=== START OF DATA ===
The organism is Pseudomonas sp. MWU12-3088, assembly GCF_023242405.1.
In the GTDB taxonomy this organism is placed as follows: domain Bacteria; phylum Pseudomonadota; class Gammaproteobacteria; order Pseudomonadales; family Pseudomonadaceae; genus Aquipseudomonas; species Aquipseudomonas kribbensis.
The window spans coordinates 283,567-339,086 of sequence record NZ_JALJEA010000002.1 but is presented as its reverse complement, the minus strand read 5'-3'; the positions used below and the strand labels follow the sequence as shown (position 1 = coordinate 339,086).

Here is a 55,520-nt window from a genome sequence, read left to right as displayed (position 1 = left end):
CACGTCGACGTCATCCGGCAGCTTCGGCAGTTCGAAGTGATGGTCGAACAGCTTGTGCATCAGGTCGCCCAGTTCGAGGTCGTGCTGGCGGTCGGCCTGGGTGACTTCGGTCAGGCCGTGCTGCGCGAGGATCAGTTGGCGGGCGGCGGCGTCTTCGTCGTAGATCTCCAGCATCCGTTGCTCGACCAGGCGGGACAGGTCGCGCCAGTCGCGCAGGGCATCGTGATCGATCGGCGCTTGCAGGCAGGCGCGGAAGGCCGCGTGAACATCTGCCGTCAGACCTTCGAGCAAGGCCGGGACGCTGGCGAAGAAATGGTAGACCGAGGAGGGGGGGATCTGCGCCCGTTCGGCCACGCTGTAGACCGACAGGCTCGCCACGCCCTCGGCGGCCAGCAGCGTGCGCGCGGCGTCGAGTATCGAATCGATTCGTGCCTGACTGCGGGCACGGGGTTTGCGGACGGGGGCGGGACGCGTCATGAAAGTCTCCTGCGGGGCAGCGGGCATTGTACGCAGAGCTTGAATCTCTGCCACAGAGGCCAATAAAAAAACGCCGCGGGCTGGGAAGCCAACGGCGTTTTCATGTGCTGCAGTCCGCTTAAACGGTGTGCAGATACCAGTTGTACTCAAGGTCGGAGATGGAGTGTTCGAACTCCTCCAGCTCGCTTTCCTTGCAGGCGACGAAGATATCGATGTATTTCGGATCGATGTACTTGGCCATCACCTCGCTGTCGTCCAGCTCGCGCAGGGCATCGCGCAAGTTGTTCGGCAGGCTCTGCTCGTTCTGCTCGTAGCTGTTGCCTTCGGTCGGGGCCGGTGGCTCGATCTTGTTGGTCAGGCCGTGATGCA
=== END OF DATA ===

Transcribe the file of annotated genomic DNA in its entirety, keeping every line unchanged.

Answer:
The organism is Pseudomonas sp. MWU12-3088, assembly GCF_023242405.1.
In the GTDB taxonomy this organism is placed as follows: domain Bacteria; phylum Pseudomonadota; class Gammaproteobacteria; order Pseudomonadales; family Pseudomonadaceae; genus Aquipseudomonas; species Aquipseudomonas kribbensis.
The window spans coordinates 283,567-339,086 of sequence record NZ_JALJEA010000002.1 but is presented as its reverse complement, the minus strand read 5'-3'; the positions used below and the strand labels follow the sequence as shown (position 1 = coordinate 339,086).

Here is a 55,520-nt window from a genome sequence, read left to right as displayed (position 1 = left end):
CACGTCGACGTCATCCGGCAGCTTCGGCAGTTCGAAGTGATGGTCGAACAGCTTGTGCATCAGGTCGCCCAGTTCGAGGTCGTGCTGGCGGTCGGCCTGGGTGACTTCGGTCAGGCCGTGCTGCGCGAGGATCAGTTGGCGGGCGGCGGCGTCTTCGTCGTAGATCTCCAGCATCCGTTGCTCGACCAGGCGGGACAGGTCGCGCCAGTCGCGCAGGGCATCGTGATCGATCGGCGCTTGCAGGCAGGCGCGGAAGGCCGCGTGAACATCTGCCGTCAGACCTTCGAGCAAGGCCGGGACGCTGGCGAAGAAATGGTAGACCGAGGAGGGGGGGATCTGCGCCCGTTCGGCCACGCTGTAGACCGACAGGCTCGCCACGCCCTCGGCGGCCAGCAGCGTGCGCGCGGCGTCGAGTATCGAATCGATTCGTGCCTGACTGCGGGCACGGGGTTTGCGGACGGGGGCGGGACGCGTCATGAAAGTCTCCTGCGGGGCAGCGGGCATTGTACGCAGAGCTTGAATCTCTGCCACAGAGGCCAATAAAAAAACGCCGCGGGCTGGGAAGCCAACGGCGTTTTCATGTGCTGCAGTCCGCTTAAACGGTGTGCAGATACCAGTTGTACTCAAGGTCGGAGATGGAGTGTTCGAACTCCTCCAGCTCGCTTTCCTTGCAGGCGACGAAGATATCGATGTATTTCGGATCGATGTACTTGGCCATCACCTCGCTGTCGTCCAGCTCGCGCAGGGCATCGCGCAAGTTGTTCGGCAGGCTCTGCTCGTTCTGCTCGTAGCTGTTGCCTTCGGTCGGGGCCGGTGGCTCGATCTTGTTGGTCAGGCCGTGATGCA